Most people remember that Enron wildly overstated its profitability on its financial statements-- but few remember how it was done. This article describes one of the tax loopholes that made Enron's phantom profits possible.
In hindsight, we know that many of the tax breaks cooked up for Enron and other companies by Arthur Andersen and their ilk were phony, insubstantial tax maneuvers designed with no other purpose than to reduce the taxes paid by the biggest and most profitable corporations.
With this in mind, FASB decided this past summer to make it harder for companies to use doubtful tax shelters. A proposed FASB regulation, available on the FASB site here, would have required that companies claiming dubious tax breaks should only be allowed to record these tax breaks on their financial statements if "that position is probable of being sustained on audit based solely on the technical merits of the position." In other words, firms shouldn't be able to claim newfangled tax breaks unless they have a pretty good reason to believe they would stand up to legal scrutiny. In the reckoning of tax accountants, the new rule was understood to mean that any tax break should have at least a 70% to 80% chance of actually being legal.
After publishing the proposed rule this past summer, FASB opened up the floor to public comments. As you can see here, the rule attracted 119 comments, all but two of which were from irate corporations who felt that such a rule would diminish the creativity of their accounting. The two comments from outside the corporate world, from Senator Carl Levin and the Tax Justice Network, supported the proposed rule as a way of preventing a torrent of creative corporate accounting a la Enron. As Levin's letter put it:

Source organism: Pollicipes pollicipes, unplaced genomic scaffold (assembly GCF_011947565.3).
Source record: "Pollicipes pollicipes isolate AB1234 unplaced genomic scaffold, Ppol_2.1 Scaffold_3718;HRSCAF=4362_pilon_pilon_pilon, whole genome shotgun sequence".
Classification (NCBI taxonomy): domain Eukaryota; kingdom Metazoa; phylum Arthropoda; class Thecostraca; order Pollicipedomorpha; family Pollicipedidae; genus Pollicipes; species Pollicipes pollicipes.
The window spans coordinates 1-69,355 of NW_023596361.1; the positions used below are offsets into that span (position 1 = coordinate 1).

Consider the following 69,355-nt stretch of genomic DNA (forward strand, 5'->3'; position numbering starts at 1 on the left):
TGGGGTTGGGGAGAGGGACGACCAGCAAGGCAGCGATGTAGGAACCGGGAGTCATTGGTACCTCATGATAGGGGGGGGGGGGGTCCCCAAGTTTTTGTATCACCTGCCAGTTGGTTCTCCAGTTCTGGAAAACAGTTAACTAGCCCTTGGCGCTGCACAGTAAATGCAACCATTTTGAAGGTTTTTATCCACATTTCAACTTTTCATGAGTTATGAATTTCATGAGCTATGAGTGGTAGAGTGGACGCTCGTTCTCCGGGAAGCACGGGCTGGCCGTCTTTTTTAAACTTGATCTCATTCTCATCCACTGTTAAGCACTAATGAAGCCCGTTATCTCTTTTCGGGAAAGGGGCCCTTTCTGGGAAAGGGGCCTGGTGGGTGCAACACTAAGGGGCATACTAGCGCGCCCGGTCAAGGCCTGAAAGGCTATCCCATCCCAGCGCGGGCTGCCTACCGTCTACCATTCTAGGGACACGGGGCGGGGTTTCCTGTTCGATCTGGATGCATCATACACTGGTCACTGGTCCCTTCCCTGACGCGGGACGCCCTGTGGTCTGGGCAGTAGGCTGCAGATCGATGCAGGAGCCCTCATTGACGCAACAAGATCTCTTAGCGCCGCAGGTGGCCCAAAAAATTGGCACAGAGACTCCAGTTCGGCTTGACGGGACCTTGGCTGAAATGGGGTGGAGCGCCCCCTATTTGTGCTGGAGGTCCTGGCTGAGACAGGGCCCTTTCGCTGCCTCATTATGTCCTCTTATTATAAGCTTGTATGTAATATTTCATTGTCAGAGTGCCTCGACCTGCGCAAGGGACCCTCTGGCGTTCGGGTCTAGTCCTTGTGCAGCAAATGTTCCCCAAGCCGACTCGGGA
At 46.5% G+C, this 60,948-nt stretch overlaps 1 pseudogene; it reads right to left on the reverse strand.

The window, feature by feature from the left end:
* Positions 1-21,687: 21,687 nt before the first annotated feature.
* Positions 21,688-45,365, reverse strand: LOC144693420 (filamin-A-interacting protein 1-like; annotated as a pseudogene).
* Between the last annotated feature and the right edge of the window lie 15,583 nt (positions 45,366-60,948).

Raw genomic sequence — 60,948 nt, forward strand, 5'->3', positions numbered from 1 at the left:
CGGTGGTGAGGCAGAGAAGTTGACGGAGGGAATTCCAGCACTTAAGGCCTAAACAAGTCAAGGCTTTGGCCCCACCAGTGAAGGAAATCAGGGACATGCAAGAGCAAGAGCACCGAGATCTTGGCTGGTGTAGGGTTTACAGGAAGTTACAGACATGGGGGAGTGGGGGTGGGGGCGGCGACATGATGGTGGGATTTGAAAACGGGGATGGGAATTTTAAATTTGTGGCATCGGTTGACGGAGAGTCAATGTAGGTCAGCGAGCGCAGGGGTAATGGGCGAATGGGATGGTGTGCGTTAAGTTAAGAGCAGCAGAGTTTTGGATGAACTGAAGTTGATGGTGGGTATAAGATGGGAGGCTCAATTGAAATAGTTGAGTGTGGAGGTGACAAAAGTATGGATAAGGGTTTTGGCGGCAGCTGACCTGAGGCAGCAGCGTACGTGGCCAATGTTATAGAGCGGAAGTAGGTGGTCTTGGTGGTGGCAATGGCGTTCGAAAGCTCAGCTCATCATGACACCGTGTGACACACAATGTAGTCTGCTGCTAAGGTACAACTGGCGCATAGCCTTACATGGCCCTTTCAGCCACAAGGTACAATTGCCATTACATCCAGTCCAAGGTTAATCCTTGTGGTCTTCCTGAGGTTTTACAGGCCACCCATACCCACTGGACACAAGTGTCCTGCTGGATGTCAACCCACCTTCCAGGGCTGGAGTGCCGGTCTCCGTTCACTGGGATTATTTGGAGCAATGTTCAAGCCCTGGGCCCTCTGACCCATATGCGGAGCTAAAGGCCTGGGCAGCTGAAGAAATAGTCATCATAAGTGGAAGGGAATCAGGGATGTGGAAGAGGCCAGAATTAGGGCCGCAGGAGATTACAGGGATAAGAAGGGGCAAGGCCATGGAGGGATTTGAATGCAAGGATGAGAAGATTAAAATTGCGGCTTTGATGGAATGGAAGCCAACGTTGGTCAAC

If companies knew that they were required to meet a "probable" standard before they could incorporate a tax position into their financial statements, it would not only protect the integrity of their financial reports, but also reduce the incentive to buy a risky tax shelter for the purpose of reporting more favorable financial results.Unfortunately, these two voices were drowned out by 117 corporations eager to preserve their liberty to create new and unimagined tax shelters-- and FASB retracted the proposed rule. In place of the proposed 70% rule, FASB decided instead to use a 50% rule-- in other words, that it should be more likely than not that any new tax break will stand up to legal scrutiny.
No one-- whether it's individuals or corporations-- should be able to make up dubious tax shelters and hope they get away with it. The draft standard put forth by FASB this past summer would have made a good start toward restoring the integrity of financial statements--an important goal in the post-Enron era. But now that FASB has backed away from applying a heightened level of scrutiny for Enron-style accounting shenanigans, corporations are now once again free to roll the dice on shady tax schemes with little fear of reprisal.